For every 100 grams, beetroot provides the following nutrients:

  • 43 calories
  • 88% water
  • 1.6 grams of protein
  • 9.6 grams of sugar
  • 2.8 grams of fiber

Types of Beetroot

Multiple beetroots types, such as red beets, candy cane beets, and golden beets, are available. Each type has its unique flavor and nutritional profile. 

Red beets: Red beets are the most common type of beetroot. They're earthy and have a slightly sweet taste. Red beets are a good source of antioxidants, nitrates, and fiber.

Candy cane beets: Candy cane beets are a type of red beetroot. They're sweeter than other types of beetroots and have a candy-like taste. Candy cane beets are a good source of antioxidants, nitrates, and fiber.

Golden beets: Golden beets are a type of yellow beetroot. They're slightly sweeter than red beets and have a nutty taste. Golden beets are a good source of antioxidants, nitrates, and fiber. 

Beet greens: Beet greens are the leaves of the beetroot plant. They're dark green and have a slightly bitter taste. Beet greens are a good source of vitamins A, C, and K.

Conclusion

Eating beets can offer some benefits for people with diabetes, but there are also some potential risks. Beets contain a type of sugar called fructose, which can cause blood sugar levels to rise. Additionally, the fiber in beets can help to regulate blood sugar levels. For these reasons, speaking with a doctor or registered dietitian is important before adding beets to your diet.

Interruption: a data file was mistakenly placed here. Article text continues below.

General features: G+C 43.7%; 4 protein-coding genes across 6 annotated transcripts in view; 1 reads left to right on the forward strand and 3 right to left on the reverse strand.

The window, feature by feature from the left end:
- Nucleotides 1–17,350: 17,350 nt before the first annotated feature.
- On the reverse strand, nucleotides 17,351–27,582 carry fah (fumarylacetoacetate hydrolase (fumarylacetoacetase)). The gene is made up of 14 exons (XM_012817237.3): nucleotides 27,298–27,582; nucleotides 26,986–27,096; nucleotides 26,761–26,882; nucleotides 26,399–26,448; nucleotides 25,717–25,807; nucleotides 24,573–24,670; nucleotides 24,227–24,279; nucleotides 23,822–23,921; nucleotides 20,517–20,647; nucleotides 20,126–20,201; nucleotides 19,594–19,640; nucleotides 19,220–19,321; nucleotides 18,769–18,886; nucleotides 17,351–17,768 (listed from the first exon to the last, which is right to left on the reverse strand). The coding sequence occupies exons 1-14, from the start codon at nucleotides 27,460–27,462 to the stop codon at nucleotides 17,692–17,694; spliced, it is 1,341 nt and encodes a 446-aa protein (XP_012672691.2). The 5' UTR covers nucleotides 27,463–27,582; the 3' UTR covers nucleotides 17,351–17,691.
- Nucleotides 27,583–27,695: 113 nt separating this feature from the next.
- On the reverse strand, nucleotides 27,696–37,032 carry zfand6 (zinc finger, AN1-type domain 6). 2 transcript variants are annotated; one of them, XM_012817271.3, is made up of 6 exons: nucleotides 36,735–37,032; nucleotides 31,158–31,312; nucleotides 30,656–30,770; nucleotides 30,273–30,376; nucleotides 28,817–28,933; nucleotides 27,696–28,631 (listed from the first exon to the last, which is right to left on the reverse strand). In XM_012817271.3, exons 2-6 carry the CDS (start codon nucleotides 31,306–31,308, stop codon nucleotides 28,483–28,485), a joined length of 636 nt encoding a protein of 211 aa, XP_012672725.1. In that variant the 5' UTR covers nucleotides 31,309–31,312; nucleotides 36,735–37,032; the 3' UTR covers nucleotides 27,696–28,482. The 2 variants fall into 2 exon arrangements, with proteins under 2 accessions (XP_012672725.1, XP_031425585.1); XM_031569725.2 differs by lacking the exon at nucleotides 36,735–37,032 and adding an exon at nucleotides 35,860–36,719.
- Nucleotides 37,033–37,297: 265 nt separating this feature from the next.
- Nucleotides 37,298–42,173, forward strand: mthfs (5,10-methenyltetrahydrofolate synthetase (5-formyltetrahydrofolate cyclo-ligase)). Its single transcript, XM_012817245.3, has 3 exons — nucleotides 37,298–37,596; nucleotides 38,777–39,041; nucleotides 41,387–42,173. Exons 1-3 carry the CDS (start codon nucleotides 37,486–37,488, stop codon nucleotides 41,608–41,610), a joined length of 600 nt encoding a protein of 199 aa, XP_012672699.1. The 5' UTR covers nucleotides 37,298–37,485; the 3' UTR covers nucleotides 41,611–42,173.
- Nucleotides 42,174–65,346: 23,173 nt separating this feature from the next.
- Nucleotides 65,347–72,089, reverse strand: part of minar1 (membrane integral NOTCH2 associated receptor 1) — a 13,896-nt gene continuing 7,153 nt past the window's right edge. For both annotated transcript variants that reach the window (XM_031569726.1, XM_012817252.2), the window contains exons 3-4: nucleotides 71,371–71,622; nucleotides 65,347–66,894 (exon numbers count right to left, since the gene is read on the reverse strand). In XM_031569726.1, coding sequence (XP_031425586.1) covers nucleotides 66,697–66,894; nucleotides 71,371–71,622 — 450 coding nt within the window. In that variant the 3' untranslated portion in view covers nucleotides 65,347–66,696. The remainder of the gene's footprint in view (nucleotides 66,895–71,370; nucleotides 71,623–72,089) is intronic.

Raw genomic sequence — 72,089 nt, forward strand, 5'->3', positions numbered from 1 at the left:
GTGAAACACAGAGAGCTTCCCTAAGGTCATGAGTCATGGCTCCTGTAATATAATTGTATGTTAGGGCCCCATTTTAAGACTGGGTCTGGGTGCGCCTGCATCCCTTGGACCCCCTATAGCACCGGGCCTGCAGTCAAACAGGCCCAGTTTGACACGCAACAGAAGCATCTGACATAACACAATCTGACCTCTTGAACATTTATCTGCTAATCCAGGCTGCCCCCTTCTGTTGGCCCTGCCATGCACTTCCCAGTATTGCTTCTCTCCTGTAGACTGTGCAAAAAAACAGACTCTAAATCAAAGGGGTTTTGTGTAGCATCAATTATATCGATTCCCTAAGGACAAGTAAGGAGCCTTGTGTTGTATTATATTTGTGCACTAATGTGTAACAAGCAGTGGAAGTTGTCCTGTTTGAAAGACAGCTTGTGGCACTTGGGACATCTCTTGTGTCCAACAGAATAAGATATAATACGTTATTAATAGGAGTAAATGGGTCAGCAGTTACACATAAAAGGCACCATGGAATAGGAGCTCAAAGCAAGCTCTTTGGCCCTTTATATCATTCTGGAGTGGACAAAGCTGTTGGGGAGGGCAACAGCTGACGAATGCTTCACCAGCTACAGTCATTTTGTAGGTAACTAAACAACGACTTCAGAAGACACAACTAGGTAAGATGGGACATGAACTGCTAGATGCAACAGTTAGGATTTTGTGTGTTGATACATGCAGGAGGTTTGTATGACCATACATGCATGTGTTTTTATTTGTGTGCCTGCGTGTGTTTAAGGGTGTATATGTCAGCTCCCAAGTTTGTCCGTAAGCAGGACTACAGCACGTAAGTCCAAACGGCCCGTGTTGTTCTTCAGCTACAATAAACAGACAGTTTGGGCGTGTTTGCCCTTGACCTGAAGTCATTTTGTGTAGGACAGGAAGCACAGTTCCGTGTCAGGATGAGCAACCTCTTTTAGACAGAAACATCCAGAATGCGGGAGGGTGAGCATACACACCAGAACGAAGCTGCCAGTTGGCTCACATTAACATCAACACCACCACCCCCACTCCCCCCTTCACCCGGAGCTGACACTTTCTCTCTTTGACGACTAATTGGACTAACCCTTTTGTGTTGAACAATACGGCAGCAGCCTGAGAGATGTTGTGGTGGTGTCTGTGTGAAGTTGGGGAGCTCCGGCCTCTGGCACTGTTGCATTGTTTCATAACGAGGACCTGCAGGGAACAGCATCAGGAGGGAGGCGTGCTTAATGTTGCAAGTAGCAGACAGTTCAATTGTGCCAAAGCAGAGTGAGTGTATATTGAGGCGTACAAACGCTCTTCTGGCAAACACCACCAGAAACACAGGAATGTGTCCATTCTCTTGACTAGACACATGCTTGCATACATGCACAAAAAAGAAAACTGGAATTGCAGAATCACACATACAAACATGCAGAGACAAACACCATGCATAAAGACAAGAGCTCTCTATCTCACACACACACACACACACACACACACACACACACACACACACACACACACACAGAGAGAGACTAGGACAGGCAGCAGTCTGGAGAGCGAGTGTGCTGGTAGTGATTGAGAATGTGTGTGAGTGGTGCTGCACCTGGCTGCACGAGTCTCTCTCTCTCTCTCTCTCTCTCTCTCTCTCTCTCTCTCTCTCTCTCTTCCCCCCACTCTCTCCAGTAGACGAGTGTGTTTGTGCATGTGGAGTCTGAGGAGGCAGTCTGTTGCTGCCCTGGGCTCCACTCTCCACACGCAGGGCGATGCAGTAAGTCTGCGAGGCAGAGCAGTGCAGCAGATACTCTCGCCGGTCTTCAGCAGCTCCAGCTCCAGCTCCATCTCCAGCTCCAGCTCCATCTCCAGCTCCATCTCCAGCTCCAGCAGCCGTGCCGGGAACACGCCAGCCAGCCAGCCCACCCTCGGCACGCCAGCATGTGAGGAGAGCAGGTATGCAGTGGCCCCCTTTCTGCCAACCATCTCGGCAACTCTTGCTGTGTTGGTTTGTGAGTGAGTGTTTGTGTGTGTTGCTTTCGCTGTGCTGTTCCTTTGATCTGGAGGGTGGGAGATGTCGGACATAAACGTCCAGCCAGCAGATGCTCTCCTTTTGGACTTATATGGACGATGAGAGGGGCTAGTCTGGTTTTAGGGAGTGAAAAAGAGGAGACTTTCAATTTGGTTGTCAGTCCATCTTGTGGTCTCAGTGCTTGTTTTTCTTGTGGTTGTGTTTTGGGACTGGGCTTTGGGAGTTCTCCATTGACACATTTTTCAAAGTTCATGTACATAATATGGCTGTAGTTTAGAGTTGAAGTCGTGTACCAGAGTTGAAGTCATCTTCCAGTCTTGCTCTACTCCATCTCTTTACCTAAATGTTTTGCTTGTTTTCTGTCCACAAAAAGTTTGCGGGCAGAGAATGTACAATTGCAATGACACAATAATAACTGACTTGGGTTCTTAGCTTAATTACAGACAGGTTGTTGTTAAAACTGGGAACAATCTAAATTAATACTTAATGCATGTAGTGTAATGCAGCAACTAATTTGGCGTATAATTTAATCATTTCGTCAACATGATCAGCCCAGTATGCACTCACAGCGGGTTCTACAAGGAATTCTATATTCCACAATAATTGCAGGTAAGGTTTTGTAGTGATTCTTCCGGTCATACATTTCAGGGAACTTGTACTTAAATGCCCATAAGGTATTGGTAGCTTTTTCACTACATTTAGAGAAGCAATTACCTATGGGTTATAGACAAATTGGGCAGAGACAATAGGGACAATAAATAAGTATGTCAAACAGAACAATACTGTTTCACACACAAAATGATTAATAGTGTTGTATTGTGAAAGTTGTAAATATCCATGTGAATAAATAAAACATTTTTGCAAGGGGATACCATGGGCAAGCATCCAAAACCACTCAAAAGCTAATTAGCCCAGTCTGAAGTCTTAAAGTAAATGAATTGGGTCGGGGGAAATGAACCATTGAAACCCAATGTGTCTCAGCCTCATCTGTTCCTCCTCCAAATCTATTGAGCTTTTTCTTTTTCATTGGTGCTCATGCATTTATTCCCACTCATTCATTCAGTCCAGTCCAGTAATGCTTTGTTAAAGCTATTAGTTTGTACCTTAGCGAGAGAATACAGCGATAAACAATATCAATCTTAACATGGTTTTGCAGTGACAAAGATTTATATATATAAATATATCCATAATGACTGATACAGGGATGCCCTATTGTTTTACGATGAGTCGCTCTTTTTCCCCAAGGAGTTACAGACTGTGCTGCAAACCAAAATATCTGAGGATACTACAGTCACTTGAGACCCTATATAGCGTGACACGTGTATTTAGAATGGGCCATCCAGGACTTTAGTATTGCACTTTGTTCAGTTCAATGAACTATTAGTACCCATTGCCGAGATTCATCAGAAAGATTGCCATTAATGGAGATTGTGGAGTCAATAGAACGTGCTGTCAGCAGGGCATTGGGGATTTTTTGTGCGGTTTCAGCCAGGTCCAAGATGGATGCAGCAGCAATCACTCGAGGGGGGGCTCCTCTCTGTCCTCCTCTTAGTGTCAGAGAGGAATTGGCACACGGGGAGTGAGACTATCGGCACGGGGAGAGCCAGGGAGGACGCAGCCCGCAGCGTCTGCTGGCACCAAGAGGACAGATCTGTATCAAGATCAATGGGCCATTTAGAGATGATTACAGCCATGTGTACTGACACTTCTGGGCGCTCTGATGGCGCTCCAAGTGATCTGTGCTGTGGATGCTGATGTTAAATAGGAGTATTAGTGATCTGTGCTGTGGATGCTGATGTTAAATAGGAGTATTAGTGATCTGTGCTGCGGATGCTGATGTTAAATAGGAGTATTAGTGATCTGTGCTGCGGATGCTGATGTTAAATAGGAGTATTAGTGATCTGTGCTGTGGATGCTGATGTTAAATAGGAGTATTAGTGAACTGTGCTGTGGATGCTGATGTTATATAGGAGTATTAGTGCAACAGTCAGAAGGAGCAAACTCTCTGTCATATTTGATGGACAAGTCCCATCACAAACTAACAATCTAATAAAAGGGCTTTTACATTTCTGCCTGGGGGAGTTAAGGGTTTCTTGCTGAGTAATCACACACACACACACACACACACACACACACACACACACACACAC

When adding beets to your diet, monitoring your blood sugar levels closely and speaking with a doctor or registered dietitian if you have any concerns is important. Try incorporating other low-glycemic vegetables and fruits into your meals as well to help regulate blood sugar levels. Lastly, make sure to eat a variety of fruits and vegetables.

About the Author

Ely Fornoville

Hi, I'm Ely Fornoville and I am the founder of Diabetic & Me. Being a type 1 diabetic since 1996 I developed a passion to help people learn more about diabetes. I write about diabetes and share stories from other diabetics around the world. I am currently using a Freestyle Libre CGM and a Minimed 640G insulin pump with Humalog.